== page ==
Some of my most meaningful work, I must say, was developing and teaching "Learn English with Alyssa," a dynamic ten-week program dedicated to teaching conversational English in a unique and cultural way. I was given complete autonomy to teach in whatever manner I like, buy anything necessary to run my course and determine the class structure and schedule.
The amount of prep time that went into the course was plentiful, but I was able to use my course textbook, teacher's book and extensive use of the World Wide Web, I was able to teach with passion and great knowledge. Naturally, I don't remember learning English because as my native language, it just happened. I don't have an English degree and I'm not certified to teach the language, so I put a lot of pressure on myself to learn as much as I could in order to teach. Research, study time and taking notes made it all possible. I didn't want to seem like I had no clue what I was talking about, so I made sure I could answer every question that was asked.
My classroom was small, my resources were limited, I did not have a budget for the class and I did not speak Creole fluently, but I made the most of my experience for myself and my students. I hired an assistant to help me and although we did not always see eye to eye, his aid was beneficial at times when I needed it most.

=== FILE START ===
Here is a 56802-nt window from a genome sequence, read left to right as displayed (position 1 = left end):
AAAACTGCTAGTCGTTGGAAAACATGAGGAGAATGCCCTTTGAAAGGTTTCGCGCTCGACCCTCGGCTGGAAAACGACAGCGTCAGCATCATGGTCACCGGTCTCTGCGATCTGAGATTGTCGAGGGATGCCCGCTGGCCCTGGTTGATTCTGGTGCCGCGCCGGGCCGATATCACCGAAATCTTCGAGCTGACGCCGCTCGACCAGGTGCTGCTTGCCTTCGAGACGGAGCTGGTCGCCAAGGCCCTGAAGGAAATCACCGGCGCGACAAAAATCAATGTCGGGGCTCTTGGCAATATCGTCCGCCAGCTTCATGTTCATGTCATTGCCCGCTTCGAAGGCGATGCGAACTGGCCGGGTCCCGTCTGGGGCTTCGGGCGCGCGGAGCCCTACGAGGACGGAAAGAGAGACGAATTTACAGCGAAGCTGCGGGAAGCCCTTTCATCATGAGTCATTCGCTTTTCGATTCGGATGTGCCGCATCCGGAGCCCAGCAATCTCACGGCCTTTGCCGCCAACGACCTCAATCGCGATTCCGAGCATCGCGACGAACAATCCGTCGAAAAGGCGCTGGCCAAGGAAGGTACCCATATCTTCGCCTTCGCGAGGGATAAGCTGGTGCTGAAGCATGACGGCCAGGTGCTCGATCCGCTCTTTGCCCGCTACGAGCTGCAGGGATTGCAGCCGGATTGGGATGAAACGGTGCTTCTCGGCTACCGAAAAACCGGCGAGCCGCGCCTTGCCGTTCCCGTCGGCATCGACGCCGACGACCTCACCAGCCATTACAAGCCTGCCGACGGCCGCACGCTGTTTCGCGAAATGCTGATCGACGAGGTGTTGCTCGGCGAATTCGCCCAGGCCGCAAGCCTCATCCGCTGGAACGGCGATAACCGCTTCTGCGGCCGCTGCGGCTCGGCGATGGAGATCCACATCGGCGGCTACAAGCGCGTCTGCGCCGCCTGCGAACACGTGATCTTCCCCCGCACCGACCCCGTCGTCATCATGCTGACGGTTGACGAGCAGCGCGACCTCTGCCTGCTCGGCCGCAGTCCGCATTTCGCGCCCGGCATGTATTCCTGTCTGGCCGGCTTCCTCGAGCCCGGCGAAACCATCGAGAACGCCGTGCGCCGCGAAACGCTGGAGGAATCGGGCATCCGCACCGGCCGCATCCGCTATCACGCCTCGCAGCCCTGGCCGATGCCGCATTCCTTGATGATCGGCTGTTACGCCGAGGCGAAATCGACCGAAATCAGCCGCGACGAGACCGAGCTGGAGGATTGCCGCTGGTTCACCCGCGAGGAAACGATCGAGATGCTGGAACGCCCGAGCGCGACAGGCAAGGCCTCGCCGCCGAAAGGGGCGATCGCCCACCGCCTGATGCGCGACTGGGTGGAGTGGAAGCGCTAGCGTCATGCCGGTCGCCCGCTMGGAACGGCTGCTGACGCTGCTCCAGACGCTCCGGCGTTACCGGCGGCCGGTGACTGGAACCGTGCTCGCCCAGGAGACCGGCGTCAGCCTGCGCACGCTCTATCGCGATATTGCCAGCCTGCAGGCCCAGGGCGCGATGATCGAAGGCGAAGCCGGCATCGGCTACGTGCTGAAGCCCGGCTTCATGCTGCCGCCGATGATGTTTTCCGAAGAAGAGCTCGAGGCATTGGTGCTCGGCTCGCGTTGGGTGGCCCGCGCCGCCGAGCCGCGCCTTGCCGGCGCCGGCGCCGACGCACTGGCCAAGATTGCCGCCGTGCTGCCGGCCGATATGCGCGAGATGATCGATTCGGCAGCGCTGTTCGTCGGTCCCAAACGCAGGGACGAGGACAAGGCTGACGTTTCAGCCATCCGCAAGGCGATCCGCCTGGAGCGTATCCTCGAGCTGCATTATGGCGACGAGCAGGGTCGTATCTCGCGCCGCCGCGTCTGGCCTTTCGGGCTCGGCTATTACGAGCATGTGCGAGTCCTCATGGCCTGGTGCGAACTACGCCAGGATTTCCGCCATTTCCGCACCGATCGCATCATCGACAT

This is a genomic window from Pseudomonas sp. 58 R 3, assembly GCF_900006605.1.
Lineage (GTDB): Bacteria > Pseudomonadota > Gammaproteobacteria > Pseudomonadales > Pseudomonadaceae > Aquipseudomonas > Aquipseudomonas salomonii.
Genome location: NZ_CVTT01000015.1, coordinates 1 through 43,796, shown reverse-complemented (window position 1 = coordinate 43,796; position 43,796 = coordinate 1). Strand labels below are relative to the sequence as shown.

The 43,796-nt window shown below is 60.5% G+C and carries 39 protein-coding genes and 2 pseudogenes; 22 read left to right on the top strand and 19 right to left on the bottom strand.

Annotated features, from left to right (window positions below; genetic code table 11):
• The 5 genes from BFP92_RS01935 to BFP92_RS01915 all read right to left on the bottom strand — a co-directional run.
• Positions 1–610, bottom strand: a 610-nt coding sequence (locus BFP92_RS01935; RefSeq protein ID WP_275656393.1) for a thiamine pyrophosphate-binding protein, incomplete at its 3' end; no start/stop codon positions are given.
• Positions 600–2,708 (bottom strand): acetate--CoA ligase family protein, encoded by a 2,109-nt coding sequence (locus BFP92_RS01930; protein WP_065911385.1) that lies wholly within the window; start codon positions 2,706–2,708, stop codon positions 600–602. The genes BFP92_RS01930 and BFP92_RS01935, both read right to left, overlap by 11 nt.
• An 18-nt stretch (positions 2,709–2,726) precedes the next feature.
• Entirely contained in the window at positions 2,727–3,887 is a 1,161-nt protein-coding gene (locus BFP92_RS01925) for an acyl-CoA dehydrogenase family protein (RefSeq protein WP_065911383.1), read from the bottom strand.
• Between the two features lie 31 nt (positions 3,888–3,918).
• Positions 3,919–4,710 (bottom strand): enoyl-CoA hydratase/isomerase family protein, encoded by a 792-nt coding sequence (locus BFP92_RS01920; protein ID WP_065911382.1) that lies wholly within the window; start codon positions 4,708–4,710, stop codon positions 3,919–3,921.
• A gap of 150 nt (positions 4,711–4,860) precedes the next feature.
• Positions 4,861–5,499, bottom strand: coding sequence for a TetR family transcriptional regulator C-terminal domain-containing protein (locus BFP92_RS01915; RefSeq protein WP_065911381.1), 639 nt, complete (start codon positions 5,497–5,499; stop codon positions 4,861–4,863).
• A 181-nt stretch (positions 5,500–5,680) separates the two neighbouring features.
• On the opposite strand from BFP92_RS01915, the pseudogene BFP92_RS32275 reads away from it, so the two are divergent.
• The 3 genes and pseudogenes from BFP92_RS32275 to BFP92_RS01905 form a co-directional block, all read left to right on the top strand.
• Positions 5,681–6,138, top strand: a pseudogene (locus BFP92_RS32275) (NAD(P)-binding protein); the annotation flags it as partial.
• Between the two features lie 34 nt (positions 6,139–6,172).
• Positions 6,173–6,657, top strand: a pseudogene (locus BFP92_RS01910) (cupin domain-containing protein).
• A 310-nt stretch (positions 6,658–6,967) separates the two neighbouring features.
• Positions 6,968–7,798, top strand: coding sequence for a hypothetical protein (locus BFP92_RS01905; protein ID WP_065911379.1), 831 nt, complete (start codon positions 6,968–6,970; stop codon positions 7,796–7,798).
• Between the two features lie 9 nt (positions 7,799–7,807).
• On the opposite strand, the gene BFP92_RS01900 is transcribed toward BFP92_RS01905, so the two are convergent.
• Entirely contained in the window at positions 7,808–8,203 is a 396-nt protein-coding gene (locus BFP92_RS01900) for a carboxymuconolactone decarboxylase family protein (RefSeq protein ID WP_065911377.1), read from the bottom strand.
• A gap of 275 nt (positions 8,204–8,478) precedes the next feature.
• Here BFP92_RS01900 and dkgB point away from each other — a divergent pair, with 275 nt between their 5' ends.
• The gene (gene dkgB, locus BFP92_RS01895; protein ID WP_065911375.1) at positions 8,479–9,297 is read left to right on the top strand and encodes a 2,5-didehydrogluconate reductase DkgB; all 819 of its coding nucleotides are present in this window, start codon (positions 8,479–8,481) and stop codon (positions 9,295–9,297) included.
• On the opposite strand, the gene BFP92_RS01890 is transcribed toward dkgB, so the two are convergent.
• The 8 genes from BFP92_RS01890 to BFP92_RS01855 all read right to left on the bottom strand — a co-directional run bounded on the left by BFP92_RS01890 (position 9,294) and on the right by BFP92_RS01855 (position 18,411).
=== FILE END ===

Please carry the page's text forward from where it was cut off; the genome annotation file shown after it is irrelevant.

We spent ten weeks getting to know each other culturally and personally, playing games and exchanging ideas. Not only did my students learn, but I learned and grew too. My language skills increased in Creole and in French during the duration of the course.
My favorite class, naturally, was the children's course, but only because kids are unafraid to try new things. I learned that Haitians, culturally, do not practice English because they are afraid to make mistakes. Many people here know a lot of English grammar rules and vocabulary, but lack practice because of fear. Children, however, don't have the same fears. They are ready to take on the world and they have fun while doing it. Every week, we played games, exercised, yelled and learned in an extremely unconventional way. We sang songs, danced, and afterwards, we enjoyed a snack together to end each class. Kids are fun!
Overall, the programs was a success. I'm content with how much my students learned, how much I grew personally, and how proud I am of the progress of Light for Living International Ministries, INC. and Frontier Projects Haiti. My time here has been nothing short of a blessing; having the ability to manage and support such influential programs. It was an honor to teach.
Finally, this video captures the essence of the 10 week ESL program that was developed and orchestrated by myself, missionary, Alyssa Barber through the Light for Living International Ministries, INC. and Frontier Projects Haiti. The course was administered at Libellule Training Academy in Carrefour, Haiti and proudly served 24 students in children, beginner, intermediate and advanced levels. On Sunday, December 16, 2018, a celebration was held where students came together at CCLV to be awarded for their accomplishments.